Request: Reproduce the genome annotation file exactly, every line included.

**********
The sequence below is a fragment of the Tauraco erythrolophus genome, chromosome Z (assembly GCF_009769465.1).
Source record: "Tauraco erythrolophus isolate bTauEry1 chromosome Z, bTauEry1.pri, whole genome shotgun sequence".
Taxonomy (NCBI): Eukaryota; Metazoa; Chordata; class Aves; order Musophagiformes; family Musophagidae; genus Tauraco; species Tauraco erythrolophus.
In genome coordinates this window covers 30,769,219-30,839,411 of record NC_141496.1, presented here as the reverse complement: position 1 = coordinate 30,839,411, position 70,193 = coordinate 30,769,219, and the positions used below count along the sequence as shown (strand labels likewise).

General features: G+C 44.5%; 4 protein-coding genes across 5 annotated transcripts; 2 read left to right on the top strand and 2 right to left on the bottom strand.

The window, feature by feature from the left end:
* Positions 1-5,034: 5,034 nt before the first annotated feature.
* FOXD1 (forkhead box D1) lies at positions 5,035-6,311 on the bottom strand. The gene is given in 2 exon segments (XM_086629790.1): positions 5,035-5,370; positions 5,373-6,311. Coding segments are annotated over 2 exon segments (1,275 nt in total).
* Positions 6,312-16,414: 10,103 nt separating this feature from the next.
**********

The sequence below is a fragment of the Tauraco erythrolophus genome, chromosome Z (assembly GCF_009769465.1).
Source record: "Tauraco erythrolophus isolate bTauEry1 chromosome Z, bTauEry1.pri, whole genome shotgun sequence".
Taxonomy (NCBI): Eukaryota; Metazoa; Chordata; class Aves; order Musophagiformes; family Musophagidae; genus Tauraco; species Tauraco erythrolophus.
In genome coordinates this window covers 30,769,219-30,839,411 of record NC_141496.1, presented here as the reverse complement: position 1 = coordinate 30,839,411, position 70,193 = coordinate 30,769,219, and the positions used below count along the sequence as shown (strand labels likewise).

General features: G+C 44.5%; 4 protein-coding genes across 5 annotated transcripts; 2 read left to right on the top strand and 2 right to left on the bottom strand.

The window, feature by feature from the left end:
* Positions 1-5,034: 5,034 nt before the first annotated feature.
* FOXD1 (forkhead box D1) lies at positions 5,035-6,311 on the bottom strand. The gene is given in 2 exon segments (XM_086629790.1): positions 5,035-5,370; positions 5,373-6,311. Coding segments are annotated over 2 exon segments (1,275 nt in total).
* Positions 6,312-16,414: 10,103 nt separating this feature from the next.